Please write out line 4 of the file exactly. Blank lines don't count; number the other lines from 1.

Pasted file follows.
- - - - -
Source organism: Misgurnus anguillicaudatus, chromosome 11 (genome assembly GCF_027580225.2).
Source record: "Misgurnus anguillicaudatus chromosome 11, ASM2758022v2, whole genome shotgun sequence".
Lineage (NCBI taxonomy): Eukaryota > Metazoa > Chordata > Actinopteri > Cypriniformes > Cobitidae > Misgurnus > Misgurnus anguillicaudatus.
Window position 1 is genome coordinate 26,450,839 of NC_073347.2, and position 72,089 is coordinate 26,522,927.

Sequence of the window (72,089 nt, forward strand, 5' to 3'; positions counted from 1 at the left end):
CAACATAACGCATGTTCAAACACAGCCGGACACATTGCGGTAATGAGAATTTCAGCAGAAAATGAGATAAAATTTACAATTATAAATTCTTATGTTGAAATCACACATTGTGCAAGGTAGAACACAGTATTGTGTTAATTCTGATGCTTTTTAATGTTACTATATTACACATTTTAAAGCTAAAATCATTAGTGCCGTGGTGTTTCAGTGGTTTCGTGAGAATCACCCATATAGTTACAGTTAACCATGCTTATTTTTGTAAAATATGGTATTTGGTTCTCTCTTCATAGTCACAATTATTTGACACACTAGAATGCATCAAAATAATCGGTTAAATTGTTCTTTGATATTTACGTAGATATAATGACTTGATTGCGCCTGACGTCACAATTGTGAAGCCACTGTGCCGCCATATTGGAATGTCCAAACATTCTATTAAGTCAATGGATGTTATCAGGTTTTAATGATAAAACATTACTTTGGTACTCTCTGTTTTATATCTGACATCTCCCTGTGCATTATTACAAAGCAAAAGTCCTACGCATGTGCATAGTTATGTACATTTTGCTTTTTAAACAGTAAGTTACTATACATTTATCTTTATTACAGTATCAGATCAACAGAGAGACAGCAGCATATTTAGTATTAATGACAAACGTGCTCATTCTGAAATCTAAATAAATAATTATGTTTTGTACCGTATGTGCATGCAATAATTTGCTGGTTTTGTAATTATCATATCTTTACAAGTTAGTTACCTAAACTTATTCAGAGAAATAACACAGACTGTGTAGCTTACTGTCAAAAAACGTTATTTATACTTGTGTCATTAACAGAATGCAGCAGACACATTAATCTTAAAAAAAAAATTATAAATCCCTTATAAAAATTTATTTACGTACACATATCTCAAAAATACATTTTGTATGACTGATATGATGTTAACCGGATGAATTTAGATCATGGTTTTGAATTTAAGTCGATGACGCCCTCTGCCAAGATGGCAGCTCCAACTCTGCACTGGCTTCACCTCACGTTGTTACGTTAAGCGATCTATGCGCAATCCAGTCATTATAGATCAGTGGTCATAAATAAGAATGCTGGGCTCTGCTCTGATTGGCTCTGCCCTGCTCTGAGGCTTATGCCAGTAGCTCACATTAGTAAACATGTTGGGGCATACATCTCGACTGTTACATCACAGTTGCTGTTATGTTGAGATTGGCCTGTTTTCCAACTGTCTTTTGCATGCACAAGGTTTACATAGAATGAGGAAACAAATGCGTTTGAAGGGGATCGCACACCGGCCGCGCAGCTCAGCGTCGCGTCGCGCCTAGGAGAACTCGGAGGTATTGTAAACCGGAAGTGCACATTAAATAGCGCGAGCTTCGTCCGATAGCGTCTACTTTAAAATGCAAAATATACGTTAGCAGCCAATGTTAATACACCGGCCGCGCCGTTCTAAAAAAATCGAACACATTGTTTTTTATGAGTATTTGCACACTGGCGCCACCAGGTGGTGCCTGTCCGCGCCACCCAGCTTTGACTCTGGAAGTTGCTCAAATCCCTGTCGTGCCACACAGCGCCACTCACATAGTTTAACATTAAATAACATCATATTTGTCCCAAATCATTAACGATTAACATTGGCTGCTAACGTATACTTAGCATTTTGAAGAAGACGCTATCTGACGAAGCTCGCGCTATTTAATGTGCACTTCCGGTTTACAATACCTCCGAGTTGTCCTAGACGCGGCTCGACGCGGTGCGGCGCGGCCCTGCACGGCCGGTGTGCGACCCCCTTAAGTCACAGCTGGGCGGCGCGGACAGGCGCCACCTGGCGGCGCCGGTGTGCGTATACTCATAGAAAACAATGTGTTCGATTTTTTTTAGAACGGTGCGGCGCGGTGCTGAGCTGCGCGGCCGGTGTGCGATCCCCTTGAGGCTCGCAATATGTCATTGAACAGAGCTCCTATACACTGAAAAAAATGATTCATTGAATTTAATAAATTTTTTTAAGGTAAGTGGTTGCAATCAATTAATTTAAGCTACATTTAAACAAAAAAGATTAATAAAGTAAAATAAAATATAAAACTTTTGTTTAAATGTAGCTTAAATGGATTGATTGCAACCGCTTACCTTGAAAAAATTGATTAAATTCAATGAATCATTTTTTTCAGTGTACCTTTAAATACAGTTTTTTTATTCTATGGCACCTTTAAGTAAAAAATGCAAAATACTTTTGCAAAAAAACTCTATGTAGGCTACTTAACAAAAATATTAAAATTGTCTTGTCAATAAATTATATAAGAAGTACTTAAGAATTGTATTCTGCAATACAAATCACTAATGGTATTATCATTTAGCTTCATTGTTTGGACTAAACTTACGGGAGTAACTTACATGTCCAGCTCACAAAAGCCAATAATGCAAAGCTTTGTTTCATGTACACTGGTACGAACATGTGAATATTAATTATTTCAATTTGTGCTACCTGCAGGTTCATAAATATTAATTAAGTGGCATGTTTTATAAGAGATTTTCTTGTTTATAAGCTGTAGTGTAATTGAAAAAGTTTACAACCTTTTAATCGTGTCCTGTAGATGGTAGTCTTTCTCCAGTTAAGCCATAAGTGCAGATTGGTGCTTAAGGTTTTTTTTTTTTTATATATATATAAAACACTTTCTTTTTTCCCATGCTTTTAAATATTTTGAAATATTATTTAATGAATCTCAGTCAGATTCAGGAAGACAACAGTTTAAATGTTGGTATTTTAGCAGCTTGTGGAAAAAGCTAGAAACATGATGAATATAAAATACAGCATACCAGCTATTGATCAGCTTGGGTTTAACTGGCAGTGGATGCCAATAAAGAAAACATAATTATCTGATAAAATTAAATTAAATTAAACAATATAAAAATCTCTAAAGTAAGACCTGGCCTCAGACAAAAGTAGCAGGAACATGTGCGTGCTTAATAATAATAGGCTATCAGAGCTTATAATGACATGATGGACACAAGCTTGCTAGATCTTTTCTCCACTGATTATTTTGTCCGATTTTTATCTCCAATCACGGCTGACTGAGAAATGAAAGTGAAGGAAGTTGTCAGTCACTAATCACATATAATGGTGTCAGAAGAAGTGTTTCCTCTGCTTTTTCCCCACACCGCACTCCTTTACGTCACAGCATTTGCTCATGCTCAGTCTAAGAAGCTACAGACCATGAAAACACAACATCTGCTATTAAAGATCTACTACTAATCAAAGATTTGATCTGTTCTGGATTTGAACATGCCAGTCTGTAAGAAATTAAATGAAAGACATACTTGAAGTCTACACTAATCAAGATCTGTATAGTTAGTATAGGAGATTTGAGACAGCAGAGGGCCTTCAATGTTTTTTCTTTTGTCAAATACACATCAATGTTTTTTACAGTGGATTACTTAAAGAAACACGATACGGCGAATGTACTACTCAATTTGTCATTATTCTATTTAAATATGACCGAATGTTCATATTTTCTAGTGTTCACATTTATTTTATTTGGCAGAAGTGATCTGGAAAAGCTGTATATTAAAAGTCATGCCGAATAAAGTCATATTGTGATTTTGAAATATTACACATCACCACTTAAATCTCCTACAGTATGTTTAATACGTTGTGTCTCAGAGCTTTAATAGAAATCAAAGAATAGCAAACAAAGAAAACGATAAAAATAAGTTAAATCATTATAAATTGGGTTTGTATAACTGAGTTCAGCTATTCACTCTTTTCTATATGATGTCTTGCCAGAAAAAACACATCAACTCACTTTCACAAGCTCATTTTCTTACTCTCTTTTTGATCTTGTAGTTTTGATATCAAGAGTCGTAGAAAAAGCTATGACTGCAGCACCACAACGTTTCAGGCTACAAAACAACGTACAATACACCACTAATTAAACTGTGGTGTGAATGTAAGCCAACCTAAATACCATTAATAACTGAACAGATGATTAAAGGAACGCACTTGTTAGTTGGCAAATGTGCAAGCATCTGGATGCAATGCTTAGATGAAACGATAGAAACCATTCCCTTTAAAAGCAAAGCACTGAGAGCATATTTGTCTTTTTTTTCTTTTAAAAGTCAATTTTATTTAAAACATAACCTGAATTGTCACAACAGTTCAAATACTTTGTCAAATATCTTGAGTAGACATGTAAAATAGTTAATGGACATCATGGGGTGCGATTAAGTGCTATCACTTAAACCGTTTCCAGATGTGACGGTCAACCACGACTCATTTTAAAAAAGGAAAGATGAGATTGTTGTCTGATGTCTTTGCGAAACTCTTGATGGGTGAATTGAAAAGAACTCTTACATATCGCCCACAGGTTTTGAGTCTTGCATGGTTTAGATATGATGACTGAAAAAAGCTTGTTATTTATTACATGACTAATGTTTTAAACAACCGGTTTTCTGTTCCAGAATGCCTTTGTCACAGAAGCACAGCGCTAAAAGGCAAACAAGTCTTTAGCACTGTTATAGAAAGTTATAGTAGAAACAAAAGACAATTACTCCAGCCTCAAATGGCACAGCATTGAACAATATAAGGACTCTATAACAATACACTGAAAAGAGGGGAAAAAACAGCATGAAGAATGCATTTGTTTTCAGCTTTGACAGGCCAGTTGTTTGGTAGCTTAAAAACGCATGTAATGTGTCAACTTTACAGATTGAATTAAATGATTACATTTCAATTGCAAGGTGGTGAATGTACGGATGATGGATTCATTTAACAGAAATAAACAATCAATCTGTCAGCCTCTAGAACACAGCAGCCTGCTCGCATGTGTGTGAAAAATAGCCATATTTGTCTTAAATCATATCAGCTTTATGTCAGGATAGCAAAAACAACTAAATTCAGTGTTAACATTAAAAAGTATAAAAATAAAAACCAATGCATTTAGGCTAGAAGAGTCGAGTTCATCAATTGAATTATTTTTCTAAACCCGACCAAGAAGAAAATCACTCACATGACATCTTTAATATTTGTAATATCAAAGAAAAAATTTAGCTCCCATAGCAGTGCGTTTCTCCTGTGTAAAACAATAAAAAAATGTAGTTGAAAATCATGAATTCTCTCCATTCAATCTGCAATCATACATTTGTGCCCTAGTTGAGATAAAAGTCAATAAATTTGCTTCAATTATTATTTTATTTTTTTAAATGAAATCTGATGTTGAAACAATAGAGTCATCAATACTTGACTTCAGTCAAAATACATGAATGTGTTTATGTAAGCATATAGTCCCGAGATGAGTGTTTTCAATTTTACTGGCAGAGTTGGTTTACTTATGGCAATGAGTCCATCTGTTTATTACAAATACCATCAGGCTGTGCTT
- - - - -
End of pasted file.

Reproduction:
Window position 1 is genome coordinate 26,450,839 of NC_073347.2, and position 72,089 is coordinate 26,522,927.